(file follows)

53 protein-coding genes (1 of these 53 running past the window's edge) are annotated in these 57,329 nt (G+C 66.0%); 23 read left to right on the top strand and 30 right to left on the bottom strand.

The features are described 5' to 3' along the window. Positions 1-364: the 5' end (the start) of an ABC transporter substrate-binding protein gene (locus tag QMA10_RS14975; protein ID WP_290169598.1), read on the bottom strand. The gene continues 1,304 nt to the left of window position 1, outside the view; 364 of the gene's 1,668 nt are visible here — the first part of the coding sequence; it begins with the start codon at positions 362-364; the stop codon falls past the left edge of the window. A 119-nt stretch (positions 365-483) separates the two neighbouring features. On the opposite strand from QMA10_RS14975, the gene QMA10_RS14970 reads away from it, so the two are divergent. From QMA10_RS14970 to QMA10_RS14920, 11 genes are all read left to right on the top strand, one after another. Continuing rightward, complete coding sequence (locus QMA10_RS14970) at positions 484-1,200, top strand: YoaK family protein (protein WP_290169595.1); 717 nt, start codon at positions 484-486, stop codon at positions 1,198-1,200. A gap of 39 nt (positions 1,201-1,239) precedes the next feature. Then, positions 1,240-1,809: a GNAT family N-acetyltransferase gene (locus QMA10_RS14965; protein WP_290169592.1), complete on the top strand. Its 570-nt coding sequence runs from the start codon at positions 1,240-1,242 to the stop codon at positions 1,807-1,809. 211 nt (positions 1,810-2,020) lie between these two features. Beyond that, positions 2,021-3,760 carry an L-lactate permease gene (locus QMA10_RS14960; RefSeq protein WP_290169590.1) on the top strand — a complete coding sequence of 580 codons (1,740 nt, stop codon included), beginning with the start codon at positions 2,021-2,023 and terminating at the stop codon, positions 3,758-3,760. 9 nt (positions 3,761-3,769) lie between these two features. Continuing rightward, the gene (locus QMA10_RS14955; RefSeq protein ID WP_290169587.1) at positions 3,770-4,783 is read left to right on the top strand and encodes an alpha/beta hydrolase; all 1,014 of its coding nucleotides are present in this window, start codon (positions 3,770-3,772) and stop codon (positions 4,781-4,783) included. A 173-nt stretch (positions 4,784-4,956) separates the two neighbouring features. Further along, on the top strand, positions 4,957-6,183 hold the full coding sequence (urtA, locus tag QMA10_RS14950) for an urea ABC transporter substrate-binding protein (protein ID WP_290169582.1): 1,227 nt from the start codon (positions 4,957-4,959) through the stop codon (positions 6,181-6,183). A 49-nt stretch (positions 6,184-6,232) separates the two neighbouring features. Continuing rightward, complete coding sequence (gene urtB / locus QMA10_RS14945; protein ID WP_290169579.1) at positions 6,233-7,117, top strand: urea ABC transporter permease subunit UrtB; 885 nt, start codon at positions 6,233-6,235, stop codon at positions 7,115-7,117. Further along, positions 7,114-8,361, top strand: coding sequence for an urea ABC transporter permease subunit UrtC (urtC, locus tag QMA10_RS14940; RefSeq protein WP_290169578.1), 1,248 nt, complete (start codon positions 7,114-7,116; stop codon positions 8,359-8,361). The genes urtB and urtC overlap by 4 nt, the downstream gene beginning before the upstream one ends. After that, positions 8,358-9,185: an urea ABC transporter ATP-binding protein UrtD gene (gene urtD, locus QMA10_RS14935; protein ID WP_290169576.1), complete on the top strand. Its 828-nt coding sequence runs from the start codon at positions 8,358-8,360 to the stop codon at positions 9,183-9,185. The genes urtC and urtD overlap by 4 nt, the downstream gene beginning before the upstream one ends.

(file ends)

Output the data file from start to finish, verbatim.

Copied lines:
53 protein-coding genes (1 of these 53 running past the window's edge) are annotated in these 57,329 nt (G+C 66.0%); 23 read left to right on the top strand and 30 right to left on the bottom strand.

The features are described 5' to 3' along the window. Positions 1-364: the 5' end (the start) of an ABC transporter substrate-binding protein gene (locus tag QMA10_RS14975; protein ID WP_290169598.1), read on the bottom strand. The gene continues 1,304 nt to the left of window position 1, outside the view; 364 of the gene's 1,668 nt are visible here — the first part of the coding sequence; it begins with the start codon at positions 362-364; the stop codon falls past the left edge of the window. A 119-nt stretch (positions 365-483) separates the two neighbouring features. On the opposite strand from QMA10_RS14975, the gene QMA10_RS14970 reads away from it, so the two are divergent. From QMA10_RS14970 to QMA10_RS14920, 11 genes are all read left to right on the top strand, one after another. Continuing rightward, complete coding sequence (locus QMA10_RS14970) at positions 484-1,200, top strand: YoaK family protein (protein WP_290169595.1); 717 nt, start codon at positions 484-486, stop codon at positions 1,198-1,200. A gap of 39 nt (positions 1,201-1,239) precedes the next feature. Then, positions 1,240-1,809: a GNAT family N-acetyltransferase gene (locus QMA10_RS14965; protein WP_290169592.1), complete on the top strand. Its 570-nt coding sequence runs from the start codon at positions 1,240-1,242 to the stop codon at positions 1,807-1,809. 211 nt (positions 1,810-2,020) lie between these two features. Beyond that, positions 2,021-3,760 carry an L-lactate permease gene (locus QMA10_RS14960; RefSeq protein WP_290169590.1) on the top strand — a complete coding sequence of 580 codons (1,740 nt, stop codon included), beginning with the start codon at positions 2,021-2,023 and terminating at the stop codon, positions 3,758-3,760. 9 nt (positions 3,761-3,769) lie between these two features. Continuing rightward, the gene (locus QMA10_RS14955; RefSeq protein ID WP_290169587.1) at positions 3,770-4,783 is read left to right on the top strand and encodes an alpha/beta hydrolase; all 1,014 of its coding nucleotides are present in this window, start codon (positions 3,770-3,772) and stop codon (positions 4,781-4,783) included. A 173-nt stretch (positions 4,784-4,956) separates the two neighbouring features. Further along, on the top strand, positions 4,957-6,183 hold the full coding sequence (urtA, locus tag QMA10_RS14950) for an urea ABC transporter substrate-binding protein (protein ID WP_290169582.1): 1,227 nt from the start codon (positions 4,957-4,959) through the stop codon (positions 6,181-6,183). A 49-nt stretch (positions 6,184-6,232) separates the two neighbouring features. Continuing rightward, complete coding sequence (gene urtB / locus QMA10_RS14945; protein ID WP_290169579.1) at positions 6,233-7,117, top strand: urea ABC transporter permease subunit UrtB; 885 nt, start codon at positions 6,233-6,235, stop codon at positions 7,115-7,117. Further along, positions 7,114-8,361, top strand: coding sequence for an urea ABC transporter permease subunit UrtC (urtC, locus tag QMA10_RS14940; RefSeq protein WP_290169578.1), 1,248 nt, complete (start codon positions 7,114-7,116; stop codon positions 8,359-8,361). The genes urtB and urtC overlap by 4 nt, the downstream gene beginning before the upstream one ends. After that, positions 8,358-9,185: an urea ABC transporter ATP-binding protein UrtD gene (gene urtD, locus QMA10_RS14935; protein ID WP_290169576.1), complete on the top strand. Its 828-nt coding sequence runs from the start codon at positions 8,358-8,360 to the stop codon at positions 9,183-9,185. The genes urtC and urtD overlap by 4 nt, the downstream gene beginning before the upstream one ends.